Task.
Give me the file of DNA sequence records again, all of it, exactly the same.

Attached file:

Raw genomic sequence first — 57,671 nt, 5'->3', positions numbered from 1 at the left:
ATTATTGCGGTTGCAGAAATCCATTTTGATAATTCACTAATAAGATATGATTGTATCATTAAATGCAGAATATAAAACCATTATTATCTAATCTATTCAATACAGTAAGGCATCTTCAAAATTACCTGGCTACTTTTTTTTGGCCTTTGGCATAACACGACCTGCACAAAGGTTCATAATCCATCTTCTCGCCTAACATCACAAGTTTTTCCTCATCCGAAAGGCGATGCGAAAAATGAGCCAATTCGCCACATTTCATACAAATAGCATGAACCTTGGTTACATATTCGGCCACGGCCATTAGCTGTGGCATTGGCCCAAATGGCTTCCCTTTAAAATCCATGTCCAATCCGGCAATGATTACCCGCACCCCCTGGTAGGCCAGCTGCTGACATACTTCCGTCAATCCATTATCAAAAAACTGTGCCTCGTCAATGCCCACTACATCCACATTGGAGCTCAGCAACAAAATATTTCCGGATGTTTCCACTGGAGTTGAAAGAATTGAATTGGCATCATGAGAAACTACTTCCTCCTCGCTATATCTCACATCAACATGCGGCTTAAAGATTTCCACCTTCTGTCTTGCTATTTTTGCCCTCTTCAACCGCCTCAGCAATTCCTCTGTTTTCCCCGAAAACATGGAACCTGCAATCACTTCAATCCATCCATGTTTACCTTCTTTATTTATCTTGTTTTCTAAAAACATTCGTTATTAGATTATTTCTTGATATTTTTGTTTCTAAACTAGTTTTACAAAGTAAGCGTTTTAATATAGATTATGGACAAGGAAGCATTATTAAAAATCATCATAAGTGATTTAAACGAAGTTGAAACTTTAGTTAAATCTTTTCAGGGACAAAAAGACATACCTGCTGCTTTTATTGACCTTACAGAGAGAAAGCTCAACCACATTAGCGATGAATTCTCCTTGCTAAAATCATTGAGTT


Raw genomic sequence first — 57,671 nt, 5'->3', positions numbered from 1 at the left:
ATTATTGCGGTTGCAGAAATCCATTTTGATAATTCACTAATAAGATATGATTGTATCATTAAATGCAGAATATAAAACCATTATTATCTAATCTATTCAATACAGTAAGGCATCTTCAAAATTACCTGGCTACTTTTTTTTGGCCTTTGGCATAACACGACCTGCACAAAGGTTCATAATCCATCTTCTCGCCTAACATCACAAGTTTTTCCTCATCCGAAAGGCGATGCGAAAAATGAGCCAATTCGCCACATTTCATACAAATAGCATGAACCTTGGTTACATATTCGGCCACGGCCATTAGCTGTGGCATTGGCCCAAATGGCTTCCCTTTAAAATCCATGTCCAATCCGGCAATGATTACCCGCACCCCCTGGTAGGCCAGCTGCTGACATACTTCCGTCAATCCATTATCAAAAAACTGTGCCTCGTCAATGCCCACTACATCCACATTGGAGCTCAGCAACAAAATATTTCCGGATGTTTCCACTGGAGTTGAAAGAATTGAATTGGCATCATGAGAAACTACTTCCTCCTCGCTATATCTCACATCAACATGCGGCTTAAAGATTTCCACCTTCTGTCTTGCTATTTTTGCCCTCTTCAACCGCCTCAGCAATTCCTCTGTTTTCCCCGAAAACATGGAACCTGCAATCACTTCAATCCATCCATGTTTACCTTCTTTATTTATCTTGTTTTCTAAAAACATTCGTTATTAGATTATTTCTTGATATTTTTGTTTCTAAACTAGTTTTACAAAGTAAGCGTTTTAATATAGATTATGGACAAGGAAGCATTATTAAAAATCATCATAAGTGATTTAAACGAAGTTGAAACTTTAGTTAAATCTTTTCAGGGACAAAAAGACATACCTGCTGCTTTTATTGACCTTACAGAGAGAAAGCTCAACCACATTAGCGATGAATTCTCCTTGCTAAAATCATTGAGTT